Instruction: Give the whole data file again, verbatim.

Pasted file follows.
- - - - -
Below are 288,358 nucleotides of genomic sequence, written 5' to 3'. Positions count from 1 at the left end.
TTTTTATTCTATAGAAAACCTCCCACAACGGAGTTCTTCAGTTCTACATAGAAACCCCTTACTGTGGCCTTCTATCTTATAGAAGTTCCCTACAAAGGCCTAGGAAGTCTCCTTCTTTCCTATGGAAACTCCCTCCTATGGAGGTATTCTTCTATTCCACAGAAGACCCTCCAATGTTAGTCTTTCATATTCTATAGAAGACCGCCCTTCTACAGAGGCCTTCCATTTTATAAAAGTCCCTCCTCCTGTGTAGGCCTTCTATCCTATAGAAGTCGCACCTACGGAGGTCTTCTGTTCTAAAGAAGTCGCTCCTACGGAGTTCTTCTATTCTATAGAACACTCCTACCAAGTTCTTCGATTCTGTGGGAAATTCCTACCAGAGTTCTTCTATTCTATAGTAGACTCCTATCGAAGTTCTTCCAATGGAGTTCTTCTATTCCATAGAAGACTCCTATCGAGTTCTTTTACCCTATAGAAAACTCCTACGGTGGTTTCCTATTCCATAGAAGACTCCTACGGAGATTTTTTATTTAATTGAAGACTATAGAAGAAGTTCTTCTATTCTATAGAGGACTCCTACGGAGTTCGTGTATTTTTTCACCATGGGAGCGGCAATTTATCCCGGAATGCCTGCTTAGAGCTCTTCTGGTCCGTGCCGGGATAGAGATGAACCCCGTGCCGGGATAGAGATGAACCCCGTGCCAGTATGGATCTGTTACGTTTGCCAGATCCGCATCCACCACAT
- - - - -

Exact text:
Below are 288,358 nucleotides of genomic sequence, written 5' to 3'. Positions count from 1 at the left end.
TTTTTATTCTATAGAAAACCTCCCACAACGGAGTTCTTCAGTTCTACATAGAAACCCCTTACTGTGGCCTTCTATCTTATAGAAGTTCCCTACAAAGGCCTAGGAAGTCTCCTTCTTTCCTATGGAAACTCCCTCCTATGGAGGTATTCTTCTATTCCACAGAAGACCCTCCAATGTTAGTCTTTCATATTCTATAGAAGACCGCCCTTCTACAGAGGCCTTCCATTTTATAAAAGTCCCTCCTCCTGTGTAGGCCTTCTATCCTATAGAAGTCGCACCTACGGAGGTCTTCTGTTCTAAAGAAGTCGCTCCTACGGAGTTCTTCTATTCTATAGAACACTCCTACCAAGTTCTTCGATTCTGTGGGAAATTCCTACCAGAGTTCTTCTATTCTATAGTAGACTCCTATCGAAGTTCTTCCAATGGAGTTCTTCTATTCCATAGAAGACTCCTATCGAGTTCTTTTACCCTATAGAAAACTCCTACGGTGGTTTCCTATTCCATAGAAGACTCCTACGGAGATTTTTTATTTAATTGAAGACTATAGAAGAAGTTCTTCTATTCTATAGAGGACTCCTACGGAGTTCGTGTATTTTTTCACCATGGGAGCGGCAATTTATCCCGGAATGCCTGCTTAGAGCTCTTCTGGTCCGTGCCGGGATAGAGATGAACCCCGTGCCGGGATAGAGATGAACCCCGTGCCAGTATGGATCTGTTACGTTTGCCAGATCCGCATCCACCACAT